hort.net Seasonal photo, (c) 2006 Christopher P. Lindsey, All Rights Reserved: do not copy
articles | gallery of plants | blog | tech blog | plant profiles | patents | mailing lists | top stories | links | shorturl service | tom clothier's archive0
Gallery of Plants
Tech Blog
Plant Profiles
Mailing Lists
    Search ALL lists
    Search help
    Subscription info
Top Stories
sHORTurl service
Tom Clothier's Archive
 Top Stories
New Trillium species discovered

Disease could hit Britain's trees hard

Ten of the best snowdrop cultivars

Plant protein database helps identify plant gene functions

Dendroclimatologists record history through trees

Potato beetle could be thwarted through gene manipulation

Hawaii expands coffee farm quarantine

Study explains flower petal loss

RSS story archive

Re: Garden Projects

Ah, Chris - sandy soil!  An item I have little experience with. 
'Minutissima' is so tiny that even if it were aggressive, I don't
think it would pose a problem.  Yes, L. nummularia can move out in
the proper conditions.  It doesn't do that much moving in the cracks
of the paving of my front patio because it gets hot and dry there, so
there's just a bit of it at the edges, but I put some in an adjacent
bed and it's gotten pretty happy - of course, it's in competition
with several other tough guys, so I just let them fight it out.

Most of my dry shade is due to tree and shrub roots - mostly trees. 
In woodland conditions, tree roots suck up all available moisture

I agree - if you have columbines near the path, they'll end up in the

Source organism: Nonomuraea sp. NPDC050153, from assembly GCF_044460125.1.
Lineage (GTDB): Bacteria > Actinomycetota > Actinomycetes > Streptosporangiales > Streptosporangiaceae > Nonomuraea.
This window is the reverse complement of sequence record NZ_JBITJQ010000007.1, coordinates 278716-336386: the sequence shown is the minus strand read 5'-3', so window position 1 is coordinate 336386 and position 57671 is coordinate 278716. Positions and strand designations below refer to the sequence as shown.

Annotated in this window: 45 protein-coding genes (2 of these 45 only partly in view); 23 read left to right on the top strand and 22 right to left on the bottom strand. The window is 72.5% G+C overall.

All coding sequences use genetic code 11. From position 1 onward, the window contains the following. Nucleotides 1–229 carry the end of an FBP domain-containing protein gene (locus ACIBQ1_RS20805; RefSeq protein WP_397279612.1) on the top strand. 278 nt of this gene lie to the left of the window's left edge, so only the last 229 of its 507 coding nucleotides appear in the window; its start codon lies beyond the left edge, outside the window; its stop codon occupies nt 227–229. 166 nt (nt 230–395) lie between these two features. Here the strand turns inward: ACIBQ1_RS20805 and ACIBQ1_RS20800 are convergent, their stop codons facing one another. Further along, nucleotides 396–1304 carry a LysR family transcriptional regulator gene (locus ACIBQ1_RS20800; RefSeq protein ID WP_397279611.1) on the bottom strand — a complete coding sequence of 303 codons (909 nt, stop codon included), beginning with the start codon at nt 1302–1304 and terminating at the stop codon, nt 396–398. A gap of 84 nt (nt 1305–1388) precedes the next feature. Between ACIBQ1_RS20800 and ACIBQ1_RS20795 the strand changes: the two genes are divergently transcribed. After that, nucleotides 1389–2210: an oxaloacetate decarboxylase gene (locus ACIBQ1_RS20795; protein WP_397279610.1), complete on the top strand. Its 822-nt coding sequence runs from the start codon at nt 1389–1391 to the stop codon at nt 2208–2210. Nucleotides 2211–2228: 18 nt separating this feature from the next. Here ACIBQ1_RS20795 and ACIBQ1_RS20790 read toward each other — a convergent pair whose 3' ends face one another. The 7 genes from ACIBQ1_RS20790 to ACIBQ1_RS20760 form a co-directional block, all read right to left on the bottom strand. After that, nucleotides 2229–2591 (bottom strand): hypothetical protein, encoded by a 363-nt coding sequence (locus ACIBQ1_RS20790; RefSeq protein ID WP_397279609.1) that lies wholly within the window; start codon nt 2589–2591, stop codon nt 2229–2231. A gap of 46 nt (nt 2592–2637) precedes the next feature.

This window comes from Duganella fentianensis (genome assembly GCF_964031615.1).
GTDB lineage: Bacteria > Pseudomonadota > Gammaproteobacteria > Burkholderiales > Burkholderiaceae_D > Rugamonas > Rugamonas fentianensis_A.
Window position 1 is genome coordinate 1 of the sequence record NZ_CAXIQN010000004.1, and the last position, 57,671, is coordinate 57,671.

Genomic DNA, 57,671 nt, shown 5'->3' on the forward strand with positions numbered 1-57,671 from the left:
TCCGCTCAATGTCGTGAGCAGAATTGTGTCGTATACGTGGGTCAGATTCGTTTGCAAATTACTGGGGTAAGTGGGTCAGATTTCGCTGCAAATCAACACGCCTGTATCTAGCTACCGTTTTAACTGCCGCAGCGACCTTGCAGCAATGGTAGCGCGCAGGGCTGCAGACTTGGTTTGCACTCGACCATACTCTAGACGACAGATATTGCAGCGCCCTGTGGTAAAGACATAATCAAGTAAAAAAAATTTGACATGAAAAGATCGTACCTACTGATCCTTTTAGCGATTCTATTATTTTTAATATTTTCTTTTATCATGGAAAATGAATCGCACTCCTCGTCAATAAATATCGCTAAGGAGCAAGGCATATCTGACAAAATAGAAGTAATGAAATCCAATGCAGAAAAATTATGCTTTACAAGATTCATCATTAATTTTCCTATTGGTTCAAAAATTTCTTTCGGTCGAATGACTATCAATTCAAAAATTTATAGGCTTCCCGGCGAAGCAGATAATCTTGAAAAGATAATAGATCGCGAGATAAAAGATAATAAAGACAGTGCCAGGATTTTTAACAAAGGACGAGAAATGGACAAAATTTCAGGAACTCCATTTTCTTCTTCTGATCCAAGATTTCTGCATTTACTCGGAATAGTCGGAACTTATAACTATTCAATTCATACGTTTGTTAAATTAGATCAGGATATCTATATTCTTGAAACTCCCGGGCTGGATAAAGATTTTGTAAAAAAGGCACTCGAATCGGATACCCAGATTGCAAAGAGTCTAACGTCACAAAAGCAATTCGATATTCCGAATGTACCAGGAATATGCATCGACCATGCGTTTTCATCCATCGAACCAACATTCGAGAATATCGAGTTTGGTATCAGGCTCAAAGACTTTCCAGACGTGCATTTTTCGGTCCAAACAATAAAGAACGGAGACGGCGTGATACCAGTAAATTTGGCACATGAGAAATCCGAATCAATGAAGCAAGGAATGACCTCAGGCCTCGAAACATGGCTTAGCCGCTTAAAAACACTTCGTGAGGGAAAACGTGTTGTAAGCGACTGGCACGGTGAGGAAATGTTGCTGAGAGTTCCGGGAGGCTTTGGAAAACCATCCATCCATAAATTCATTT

cracks as will everything else that makes seeds within at least a 5'
radius of the paths...plants love to seed into paving cracks:-)

Marge Talt, zone 7 Maryland
Editor:  Gardening in Shade
Current Article: Corydalis
Complete Index of Articles by Category and Date
All Suite101.com garden topics :

> From: Chris@widom-assoc.com
> Marge, 
> I'll have to look for  Lysmachia japonica 'Minutissima'. L.
> (Creeping Jenny) does well in the sun and part shade, but it's way
> aggressive.  I have sandy soil, and the area where this garden is
located is
> under a blue spruce and red cedars.  I'm guessing that my soil is
acidy as I
> have lots of moss occurring naturally on the property. Parts of
this shady
> area are dry due to tree roots.  Other sections seem to have less
roots and
> things grow well there. I've top dressed with shredded mulch and
> manure when I've gotten around to it. As the mulch breaks down my
sandy soil
> improves somewhat. I might give moss a try or just leave a light
mulch cover
> between the stones.  I'm sure that the columbines and other plants
will seed
> in between the rocks anyway!
> Chris
> Long Island, NY
> Zone 7

Support hort.net -- join the hort.net fund drive!

Other Mailing lists | Author Index | Date Index | Subject Index | Thread Index

 © 1995-2017 Mallorn Computing, Inc.All Rights Reserved.
Our Privacy Statement